Figure 2. Using the To Be Process flowchart enables a product development team to brainstorm ways to eliminate cost-added steps through new product features (click to enlarge).

Once an opportunity flowchart has been created for each of the sites visited and the common observations have been consolidated into a master opportunity flowchart, the chart is taken back to the new-product development team. The team then creates a To Be Process flowchart, in which they brainstorm ways to eliminate the cost-added steps, preferably through new product features. The new product development team comes up with the flowchart shown in Figure 2. The text clouds represent product features that would eliminate the cost-added steps.

Comparing the charts side by side allowed the team to map out a set of customer needs. The text clouds on the chart need not map directly to the customer needs, but they should be closely correlated. In this example, the following customer needs are identified:

• The device must be difficult to misplace.
• The device needs to show whether it is calibrated to the strip at hand.
• The device must be able to be calibrated to the test strip at hand even if the calibration strip is lost.
• The device must be able to match the patient to the assay.
• The device must be able to download data into the hospital's data management system.
• The device must meet hospital laboratory quality system requirements to eliminate the need for an official test result.

Comparing the two charts also allows the team to come up with a concise set of questions for a second round of interviews with the hospital caregivers. In this example, inquiries focus on what features the device needs to have to meet the hospital's laboratory quality standards. A second line of inquiry focuses on the data management needs of the hospital setting. These interviews are effective because the CFPM exercise has framed the problem correctly, enabling the interviewers to ask questions that elicit meaningful answers.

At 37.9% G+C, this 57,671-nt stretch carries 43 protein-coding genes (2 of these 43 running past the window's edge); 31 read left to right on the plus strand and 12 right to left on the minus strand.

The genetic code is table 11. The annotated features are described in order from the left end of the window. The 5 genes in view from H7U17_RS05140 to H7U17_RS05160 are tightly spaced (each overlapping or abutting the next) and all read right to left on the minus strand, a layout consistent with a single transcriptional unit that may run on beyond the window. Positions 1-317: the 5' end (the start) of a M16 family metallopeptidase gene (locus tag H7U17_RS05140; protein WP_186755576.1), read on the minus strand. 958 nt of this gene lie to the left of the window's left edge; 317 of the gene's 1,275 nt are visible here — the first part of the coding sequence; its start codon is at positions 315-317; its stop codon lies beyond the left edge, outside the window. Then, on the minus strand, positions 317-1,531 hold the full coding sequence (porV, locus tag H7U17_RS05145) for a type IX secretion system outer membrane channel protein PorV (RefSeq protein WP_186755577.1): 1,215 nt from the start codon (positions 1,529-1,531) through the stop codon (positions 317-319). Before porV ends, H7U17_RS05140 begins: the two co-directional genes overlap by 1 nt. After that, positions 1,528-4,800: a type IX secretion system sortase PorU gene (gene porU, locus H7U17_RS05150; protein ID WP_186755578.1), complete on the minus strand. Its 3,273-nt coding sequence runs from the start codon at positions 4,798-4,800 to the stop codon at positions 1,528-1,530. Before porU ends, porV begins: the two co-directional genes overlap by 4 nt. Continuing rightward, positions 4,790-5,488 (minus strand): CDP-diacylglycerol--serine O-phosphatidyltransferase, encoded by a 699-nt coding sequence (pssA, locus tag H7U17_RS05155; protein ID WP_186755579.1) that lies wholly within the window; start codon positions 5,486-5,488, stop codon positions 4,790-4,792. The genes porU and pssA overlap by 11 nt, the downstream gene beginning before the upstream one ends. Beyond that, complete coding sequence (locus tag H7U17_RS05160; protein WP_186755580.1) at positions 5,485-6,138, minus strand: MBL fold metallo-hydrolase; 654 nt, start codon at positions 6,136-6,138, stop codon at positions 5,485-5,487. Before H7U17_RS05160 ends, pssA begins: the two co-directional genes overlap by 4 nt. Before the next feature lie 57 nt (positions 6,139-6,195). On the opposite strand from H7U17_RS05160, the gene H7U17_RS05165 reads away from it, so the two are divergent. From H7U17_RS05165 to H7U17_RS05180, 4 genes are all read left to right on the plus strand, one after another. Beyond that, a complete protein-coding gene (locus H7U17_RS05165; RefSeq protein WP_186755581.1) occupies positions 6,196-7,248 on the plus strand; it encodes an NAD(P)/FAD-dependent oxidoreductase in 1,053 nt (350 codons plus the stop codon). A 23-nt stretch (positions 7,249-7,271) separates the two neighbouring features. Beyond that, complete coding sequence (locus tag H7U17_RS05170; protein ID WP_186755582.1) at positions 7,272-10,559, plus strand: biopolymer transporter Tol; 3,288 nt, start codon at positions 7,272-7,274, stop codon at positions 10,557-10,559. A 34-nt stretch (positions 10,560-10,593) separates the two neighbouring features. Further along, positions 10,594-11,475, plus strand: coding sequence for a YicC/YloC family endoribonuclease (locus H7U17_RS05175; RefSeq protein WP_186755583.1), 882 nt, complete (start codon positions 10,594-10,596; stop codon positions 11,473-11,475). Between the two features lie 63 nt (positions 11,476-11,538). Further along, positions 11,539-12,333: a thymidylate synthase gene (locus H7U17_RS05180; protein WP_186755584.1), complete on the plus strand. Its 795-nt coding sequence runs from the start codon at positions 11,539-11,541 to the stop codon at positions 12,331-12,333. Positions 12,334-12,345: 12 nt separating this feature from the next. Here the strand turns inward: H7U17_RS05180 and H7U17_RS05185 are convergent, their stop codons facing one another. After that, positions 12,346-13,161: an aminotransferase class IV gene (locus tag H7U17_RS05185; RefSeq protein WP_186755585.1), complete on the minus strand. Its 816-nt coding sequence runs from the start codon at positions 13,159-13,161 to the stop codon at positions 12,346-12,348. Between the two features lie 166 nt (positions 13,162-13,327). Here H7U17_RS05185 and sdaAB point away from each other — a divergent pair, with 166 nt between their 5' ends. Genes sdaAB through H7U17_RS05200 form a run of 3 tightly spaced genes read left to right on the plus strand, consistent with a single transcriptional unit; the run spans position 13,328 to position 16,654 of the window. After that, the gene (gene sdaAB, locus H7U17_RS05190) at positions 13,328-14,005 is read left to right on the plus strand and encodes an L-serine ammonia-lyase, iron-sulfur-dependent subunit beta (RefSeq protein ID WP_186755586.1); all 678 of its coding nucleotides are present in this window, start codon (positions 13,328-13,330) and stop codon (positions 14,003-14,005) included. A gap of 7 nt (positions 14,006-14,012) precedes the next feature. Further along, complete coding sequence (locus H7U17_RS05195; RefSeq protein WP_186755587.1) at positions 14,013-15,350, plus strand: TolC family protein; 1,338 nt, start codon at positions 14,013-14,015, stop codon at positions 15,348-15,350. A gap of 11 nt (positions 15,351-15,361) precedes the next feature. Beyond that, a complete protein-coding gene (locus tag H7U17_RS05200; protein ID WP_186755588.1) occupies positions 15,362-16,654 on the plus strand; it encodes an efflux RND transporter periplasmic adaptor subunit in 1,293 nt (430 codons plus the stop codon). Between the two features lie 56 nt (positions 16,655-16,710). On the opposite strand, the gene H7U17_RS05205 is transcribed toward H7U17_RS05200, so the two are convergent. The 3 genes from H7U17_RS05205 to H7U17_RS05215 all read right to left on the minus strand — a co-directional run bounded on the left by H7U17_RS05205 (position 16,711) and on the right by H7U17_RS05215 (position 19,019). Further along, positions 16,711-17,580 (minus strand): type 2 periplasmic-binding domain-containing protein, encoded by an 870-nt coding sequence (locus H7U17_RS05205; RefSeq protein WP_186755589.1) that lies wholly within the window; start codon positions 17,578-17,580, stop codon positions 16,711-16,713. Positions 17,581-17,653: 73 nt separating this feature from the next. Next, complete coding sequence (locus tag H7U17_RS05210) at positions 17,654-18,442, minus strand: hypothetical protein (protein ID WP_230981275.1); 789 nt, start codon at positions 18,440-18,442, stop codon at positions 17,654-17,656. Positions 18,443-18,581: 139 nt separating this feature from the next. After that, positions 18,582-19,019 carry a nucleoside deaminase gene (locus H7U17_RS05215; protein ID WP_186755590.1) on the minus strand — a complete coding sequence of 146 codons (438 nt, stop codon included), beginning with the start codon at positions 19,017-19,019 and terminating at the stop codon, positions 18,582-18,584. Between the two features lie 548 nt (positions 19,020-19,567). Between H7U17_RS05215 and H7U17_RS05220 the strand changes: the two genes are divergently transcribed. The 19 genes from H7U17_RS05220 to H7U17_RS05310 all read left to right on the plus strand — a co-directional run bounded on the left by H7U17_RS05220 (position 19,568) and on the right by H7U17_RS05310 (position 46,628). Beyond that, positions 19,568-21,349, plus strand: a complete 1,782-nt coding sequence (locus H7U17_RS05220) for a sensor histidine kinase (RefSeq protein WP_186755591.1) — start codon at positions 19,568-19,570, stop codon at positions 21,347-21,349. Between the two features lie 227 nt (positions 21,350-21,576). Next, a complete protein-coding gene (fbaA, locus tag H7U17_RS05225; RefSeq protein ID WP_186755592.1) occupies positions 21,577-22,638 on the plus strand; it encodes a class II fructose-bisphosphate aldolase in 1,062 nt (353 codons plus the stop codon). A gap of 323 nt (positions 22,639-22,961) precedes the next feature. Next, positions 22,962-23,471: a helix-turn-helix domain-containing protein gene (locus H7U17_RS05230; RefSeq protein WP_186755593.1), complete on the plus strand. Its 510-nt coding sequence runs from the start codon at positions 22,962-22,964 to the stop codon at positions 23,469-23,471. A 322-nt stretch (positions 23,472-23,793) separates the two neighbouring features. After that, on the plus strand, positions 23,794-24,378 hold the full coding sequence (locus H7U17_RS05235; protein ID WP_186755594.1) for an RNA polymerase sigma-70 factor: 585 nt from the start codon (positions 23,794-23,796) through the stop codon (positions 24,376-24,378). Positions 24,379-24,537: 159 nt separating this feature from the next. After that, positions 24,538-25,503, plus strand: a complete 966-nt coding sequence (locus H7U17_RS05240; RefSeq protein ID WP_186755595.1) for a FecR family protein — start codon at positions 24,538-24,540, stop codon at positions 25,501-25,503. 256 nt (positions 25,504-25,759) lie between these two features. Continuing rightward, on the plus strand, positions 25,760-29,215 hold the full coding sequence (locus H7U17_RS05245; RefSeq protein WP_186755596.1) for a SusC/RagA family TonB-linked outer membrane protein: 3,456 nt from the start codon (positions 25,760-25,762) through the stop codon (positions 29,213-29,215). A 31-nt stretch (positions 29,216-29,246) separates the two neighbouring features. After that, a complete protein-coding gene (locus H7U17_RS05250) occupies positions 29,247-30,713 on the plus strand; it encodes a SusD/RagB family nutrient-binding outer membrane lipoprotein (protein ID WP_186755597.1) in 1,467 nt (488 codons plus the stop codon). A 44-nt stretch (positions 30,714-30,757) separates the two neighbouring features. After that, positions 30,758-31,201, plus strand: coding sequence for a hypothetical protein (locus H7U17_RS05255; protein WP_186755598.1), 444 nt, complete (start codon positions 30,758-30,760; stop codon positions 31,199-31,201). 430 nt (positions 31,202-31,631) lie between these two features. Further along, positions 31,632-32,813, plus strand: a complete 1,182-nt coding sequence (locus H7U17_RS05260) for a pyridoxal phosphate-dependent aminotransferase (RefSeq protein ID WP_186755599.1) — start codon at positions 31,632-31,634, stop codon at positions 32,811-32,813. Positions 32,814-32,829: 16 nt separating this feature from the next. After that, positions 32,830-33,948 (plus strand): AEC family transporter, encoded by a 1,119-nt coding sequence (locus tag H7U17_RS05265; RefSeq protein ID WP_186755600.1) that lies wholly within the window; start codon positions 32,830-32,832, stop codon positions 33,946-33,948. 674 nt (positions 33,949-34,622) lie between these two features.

This second round of interviews sufficiently defines the customer requirements for the product, and the development proceeds to a successful launch into the marketplace.

The new hospital glucose monitor is larger and incorporates an integral bar code reader that reads a calibration bar code on each individual strip package. That feature ensures that the device is correctly calibrated. The bar code reader can also read the patient's and caregiver's ID bracelets, allowing each assay to be matched to a patient. Finally, the device comes with a wall-mounted docking station, which gives the device a permanent, highly visible storage location, and enables the device to be charged and download data at the same time.

The original opportunity flowchart provides a clear illustration of the features and benefits of the product, and provides a basis for the marketing department to describe the features and benefits of the product.


CFPM is not a panacea for discovering new product opportunities. It is one of many tactics for generating innovation in the new product development process. Like other tools for brainstorming, such as Pugh charts, it provides a way to distill the volume of disparate data coming from observation in the field down into actionable customer needs.

Copyright ©2005 Medical Device & Diagnostic Industry